In a previous blog post, we discussed some of the specific clauses that business owners would be wise to ensure are included in a commercial lease. Above all, commercial lease should include provisions that serve to preserve and protect a business owner’s interests. In cases where a business owner subsequently wants to terminate a commercial lease, he or she would be wise to closely review the terms of the lease to determine the best course of action.
A business owner’s reasons for terminating a commercial lease early will largely determine the approach he or she takes when attempting to negotiate with a property owner. For example, in cases where a business is doing well and has simply outgrown a commercial space, subleasing the space to another business may be an option. Some commercial leases specifically address subleasing requirements. Even in cases where a lease doesn’t include specific language related to subleasing, if an acceptable offer is presented, a business owner may be able to negotiate a deal with the property owner.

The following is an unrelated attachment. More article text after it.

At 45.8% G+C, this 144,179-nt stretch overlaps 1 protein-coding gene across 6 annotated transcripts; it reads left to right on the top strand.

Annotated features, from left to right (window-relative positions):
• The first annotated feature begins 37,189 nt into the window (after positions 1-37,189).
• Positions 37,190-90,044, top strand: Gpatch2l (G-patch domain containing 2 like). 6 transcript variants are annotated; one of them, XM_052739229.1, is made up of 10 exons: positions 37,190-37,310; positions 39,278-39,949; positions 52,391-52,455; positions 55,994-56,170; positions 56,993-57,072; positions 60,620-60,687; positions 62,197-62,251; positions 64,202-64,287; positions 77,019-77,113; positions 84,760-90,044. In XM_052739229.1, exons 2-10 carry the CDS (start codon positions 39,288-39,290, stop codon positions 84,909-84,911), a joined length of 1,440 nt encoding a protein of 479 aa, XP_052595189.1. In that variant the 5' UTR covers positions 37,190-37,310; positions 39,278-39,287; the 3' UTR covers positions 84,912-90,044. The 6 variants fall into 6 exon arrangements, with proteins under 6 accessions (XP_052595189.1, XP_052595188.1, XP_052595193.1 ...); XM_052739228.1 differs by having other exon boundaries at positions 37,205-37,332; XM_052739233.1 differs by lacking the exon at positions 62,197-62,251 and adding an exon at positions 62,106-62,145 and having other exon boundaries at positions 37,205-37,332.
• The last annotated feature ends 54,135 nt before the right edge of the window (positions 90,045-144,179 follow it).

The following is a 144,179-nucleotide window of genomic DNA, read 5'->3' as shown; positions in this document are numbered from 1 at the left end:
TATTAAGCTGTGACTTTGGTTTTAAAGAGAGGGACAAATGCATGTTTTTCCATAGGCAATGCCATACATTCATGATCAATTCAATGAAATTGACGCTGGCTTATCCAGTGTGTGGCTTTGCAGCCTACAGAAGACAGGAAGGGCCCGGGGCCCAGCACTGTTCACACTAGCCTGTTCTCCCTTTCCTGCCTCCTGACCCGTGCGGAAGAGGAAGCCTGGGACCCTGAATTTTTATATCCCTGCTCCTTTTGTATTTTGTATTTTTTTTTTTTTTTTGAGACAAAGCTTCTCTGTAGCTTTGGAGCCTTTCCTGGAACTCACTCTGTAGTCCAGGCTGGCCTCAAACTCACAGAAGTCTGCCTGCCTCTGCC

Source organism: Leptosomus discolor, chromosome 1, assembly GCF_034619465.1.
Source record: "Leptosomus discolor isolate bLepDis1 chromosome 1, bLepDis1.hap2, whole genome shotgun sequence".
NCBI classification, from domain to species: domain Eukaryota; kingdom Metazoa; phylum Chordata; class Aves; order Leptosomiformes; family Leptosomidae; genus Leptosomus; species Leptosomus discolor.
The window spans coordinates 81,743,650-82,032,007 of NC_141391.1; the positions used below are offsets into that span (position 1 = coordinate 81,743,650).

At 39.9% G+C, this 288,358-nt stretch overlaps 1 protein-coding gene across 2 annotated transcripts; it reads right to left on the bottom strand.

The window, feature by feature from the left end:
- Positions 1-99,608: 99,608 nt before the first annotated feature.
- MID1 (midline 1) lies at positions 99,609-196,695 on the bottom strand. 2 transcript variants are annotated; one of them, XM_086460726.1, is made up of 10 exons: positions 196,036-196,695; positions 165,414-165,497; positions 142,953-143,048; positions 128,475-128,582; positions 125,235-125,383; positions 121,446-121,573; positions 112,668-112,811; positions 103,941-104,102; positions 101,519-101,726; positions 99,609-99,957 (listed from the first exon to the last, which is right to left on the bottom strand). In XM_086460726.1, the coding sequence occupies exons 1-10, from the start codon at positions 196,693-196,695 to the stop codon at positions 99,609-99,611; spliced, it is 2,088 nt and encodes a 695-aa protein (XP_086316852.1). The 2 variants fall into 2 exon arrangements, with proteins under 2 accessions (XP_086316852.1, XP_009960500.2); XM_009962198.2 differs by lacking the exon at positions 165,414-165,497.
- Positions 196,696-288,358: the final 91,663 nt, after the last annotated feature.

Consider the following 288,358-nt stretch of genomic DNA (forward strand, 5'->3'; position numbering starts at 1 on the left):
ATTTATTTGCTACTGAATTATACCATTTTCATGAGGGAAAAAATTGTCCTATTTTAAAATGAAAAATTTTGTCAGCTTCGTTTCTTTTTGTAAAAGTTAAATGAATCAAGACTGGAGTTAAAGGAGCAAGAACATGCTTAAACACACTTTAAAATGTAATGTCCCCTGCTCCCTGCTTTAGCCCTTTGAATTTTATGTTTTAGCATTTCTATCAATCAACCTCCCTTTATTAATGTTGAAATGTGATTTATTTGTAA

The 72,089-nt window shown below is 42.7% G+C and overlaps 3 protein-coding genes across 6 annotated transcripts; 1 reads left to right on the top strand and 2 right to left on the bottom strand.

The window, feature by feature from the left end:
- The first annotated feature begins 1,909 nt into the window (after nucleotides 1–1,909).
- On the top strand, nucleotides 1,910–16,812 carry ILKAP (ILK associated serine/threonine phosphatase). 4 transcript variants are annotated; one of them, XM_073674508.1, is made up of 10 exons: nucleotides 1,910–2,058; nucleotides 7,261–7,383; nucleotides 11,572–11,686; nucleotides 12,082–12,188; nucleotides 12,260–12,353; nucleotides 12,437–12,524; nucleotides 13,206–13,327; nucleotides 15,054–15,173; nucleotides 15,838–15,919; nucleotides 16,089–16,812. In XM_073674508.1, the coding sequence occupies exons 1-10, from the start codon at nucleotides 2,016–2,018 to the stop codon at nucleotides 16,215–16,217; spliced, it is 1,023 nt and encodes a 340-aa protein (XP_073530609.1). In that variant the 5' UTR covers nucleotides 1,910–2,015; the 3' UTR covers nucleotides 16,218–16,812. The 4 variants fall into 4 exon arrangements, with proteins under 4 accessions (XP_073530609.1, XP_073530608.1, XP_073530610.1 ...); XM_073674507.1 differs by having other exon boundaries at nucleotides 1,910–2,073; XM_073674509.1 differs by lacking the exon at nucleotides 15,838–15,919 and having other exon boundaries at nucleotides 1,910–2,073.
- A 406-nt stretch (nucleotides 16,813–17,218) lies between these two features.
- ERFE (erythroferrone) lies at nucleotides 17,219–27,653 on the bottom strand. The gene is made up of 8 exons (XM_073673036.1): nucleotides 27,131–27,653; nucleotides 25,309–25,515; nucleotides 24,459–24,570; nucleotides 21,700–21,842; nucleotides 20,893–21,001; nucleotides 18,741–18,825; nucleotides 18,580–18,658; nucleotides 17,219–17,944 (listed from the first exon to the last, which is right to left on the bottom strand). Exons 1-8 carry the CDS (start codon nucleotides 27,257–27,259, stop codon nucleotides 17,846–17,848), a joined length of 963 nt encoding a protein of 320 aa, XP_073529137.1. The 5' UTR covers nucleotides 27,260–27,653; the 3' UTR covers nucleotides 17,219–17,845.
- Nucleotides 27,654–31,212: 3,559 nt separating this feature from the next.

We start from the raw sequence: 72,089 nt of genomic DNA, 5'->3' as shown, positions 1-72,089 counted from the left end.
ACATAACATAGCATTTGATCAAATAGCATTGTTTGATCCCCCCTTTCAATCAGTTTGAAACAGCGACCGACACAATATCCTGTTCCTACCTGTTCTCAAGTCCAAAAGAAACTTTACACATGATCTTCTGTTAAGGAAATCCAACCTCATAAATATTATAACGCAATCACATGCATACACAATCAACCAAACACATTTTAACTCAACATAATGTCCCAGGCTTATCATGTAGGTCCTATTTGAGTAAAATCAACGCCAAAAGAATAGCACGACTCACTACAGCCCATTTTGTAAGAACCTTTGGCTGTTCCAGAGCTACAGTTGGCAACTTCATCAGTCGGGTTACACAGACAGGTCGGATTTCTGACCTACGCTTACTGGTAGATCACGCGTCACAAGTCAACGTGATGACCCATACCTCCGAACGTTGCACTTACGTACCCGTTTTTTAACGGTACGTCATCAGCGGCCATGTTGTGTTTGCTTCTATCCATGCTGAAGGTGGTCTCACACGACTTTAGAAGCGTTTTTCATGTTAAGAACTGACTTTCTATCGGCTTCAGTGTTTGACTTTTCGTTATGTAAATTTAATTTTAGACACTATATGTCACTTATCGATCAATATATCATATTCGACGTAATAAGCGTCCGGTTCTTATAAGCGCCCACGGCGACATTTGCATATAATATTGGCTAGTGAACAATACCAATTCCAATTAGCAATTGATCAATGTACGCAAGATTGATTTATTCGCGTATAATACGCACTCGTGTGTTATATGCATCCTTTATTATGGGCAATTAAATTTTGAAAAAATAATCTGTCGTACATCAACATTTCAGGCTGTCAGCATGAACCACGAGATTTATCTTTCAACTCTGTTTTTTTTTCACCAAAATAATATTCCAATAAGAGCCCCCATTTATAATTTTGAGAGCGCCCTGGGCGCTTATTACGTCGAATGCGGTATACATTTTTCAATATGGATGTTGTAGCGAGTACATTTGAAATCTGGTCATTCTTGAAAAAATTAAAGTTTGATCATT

In cases where business isn’t going well and an owner wants to terminate a lease because he or she needs to reduce costs, it’s wise to closely review the terms of a lease to determine if a landlord has breached any of the terms contained therein. Lease violations that may warrant the termination of a lease include failures to maintain or repair and a landlord’s failure to abide by a competition clause.
Regardless of the circumstances, any early termination of a lease may require the assistance of a legal professional who handles commercial real estate matters. An attorney can review the terms of a lease, work to negotiate a favorable settlement with a property owner and, if necessary, take legal action to dispute the matter in court.
Source: All Business, “Getting Out Of a Commercial Real Estate Lease,” March 16, 2016